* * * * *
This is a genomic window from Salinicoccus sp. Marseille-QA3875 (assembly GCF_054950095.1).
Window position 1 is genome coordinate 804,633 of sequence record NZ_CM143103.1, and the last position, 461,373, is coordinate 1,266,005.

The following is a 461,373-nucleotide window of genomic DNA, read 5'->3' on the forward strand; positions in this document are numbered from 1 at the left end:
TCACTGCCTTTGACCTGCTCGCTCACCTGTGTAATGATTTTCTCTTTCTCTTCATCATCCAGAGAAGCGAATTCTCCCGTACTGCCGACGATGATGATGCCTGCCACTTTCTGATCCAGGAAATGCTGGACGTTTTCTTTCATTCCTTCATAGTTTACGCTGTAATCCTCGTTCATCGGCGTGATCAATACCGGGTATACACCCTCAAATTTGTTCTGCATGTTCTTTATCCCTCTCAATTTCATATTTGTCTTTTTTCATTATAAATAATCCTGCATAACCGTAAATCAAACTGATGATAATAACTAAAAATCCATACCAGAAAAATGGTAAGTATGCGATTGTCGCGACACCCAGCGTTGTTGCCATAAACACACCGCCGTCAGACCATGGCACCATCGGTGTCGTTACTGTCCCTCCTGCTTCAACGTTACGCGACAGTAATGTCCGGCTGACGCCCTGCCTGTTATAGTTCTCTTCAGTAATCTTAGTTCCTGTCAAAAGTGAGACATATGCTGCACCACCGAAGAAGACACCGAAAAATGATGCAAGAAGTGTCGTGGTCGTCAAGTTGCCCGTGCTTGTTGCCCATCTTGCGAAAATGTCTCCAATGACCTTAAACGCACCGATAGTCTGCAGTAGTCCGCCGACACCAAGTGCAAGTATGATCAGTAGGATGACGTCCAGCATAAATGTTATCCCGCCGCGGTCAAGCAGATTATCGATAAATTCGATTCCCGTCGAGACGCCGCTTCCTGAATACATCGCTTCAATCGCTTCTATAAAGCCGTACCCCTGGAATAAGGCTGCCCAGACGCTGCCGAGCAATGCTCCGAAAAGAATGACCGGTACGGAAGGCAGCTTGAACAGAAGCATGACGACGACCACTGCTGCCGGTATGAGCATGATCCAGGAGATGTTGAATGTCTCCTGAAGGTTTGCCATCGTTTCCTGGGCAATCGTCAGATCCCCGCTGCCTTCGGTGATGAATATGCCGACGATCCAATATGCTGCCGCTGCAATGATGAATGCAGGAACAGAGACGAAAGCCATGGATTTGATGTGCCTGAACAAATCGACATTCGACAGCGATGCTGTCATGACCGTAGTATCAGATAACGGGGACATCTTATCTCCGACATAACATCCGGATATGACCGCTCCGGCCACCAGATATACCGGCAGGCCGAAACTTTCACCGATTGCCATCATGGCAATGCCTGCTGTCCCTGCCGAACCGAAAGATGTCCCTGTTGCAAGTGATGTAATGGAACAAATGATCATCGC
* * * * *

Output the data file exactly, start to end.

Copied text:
This is a genomic window from Salinicoccus sp. Marseille-QA3875 (assembly GCF_054950095.1).
Window position 1 is genome coordinate 804,633 of sequence record NZ_CM143103.1, and the last position, 461,373, is coordinate 1,266,005.

The following is a 461,373-nucleotide window of genomic DNA, read 5'->3' on the forward strand; positions in this document are numbered from 1 at the left end:
TCACTGCCTTTGACCTGCTCGCTCACCTGTGTAATGATTTTCTCTTTCTCTTCATCATCCAGAGAAGCGAATTCTCCCGTACTGCCGACGATGATGATGCCTGCCACTTTCTGATCCAGGAAATGCTGGACGTTTTCTTTCATTCCTTCATAGTTTACGCTGTAATCCTCGTTCATCGGCGTGATCAATACCGGGTATACACCCTCAAATTTGTTCTGCATGTTCTTTATCCCTCTCAATTTCATATTTGTCTTTTTTCATTATAAATAATCCTGCATAACCGTAAATCAAACTGATGATAATAACTAAAAATCCATACCAGAAAAATGGTAAGTATGCGATTGTCGCGACACCCAGCGTTGTTGCCATAAACACACCGCCGTCAGACCATGGCACCATCGGTGTCGTTACTGTCCCTCCTGCTTCAACGTTACGCGACAGTAATGTCCGGCTGACGCCCTGCCTGTTATAGTTCTCTTCAGTAATCTTAGTTCCTGTCAAAAGTGAGACATATGCTGCACCACCGAAGAAGACACCGAAAAATGATGCAAGAAGTGTCGTGGTCGTCAAGTTGCCCGTGCTTGTTGCCCATCTTGCGAAAATGTCTCCAATGACCTTAAACGCACCGATAGTCTGCAGTAGTCCGCCGACACCAAGTGCAAGTATGATCAGTAGGATGACGTCCAGCATAAATGTTATCCCGCCGCGGTCAAGCAGATTATCGATAAATTCGATTCCCGTCGAGACGCCGCTTCCTGAATACATCGCTTCAATCGCTTCTATAAAGCCGTACCCCTGGAATAAGGCTGCCCAGACGCTGCCGAGCAATGCTCCGAAAAGAATGACCGGTACGGAAGGCAGCTTGAACAGAAGCATGACGACGACCACTGCTGCCGGTATGAGCATGATCCAGGAGATGTTGAATGTCTCCTGAAGGTTTGCCATCGTTTCCTGGGCAATCGTCAGATCCCCGCTGCCTTCGGTGATGAATATGCCGACGATCCAATATGCTGCCGCTGCAATGATGAATGCAGGAACAGAGACGAAAGCCATGGATTTGATGTGCCTGAACAAATCGACATTCGACAGCGATGCTGTCATGACCGTAGTATCAGATAACGGGGACATCTTATCTCCGACATAACATCCGGATATGACCGCTCCGGCCACCAGATATACCGGCAGGCCGAAACTTTCACCGATTGCCATCATGGCAATGCCTGCTGTCCCTGCCGAACCGAAAGATGTCCCTGTTGCAAGTGATGTAATGGAACAAATGATCATCGC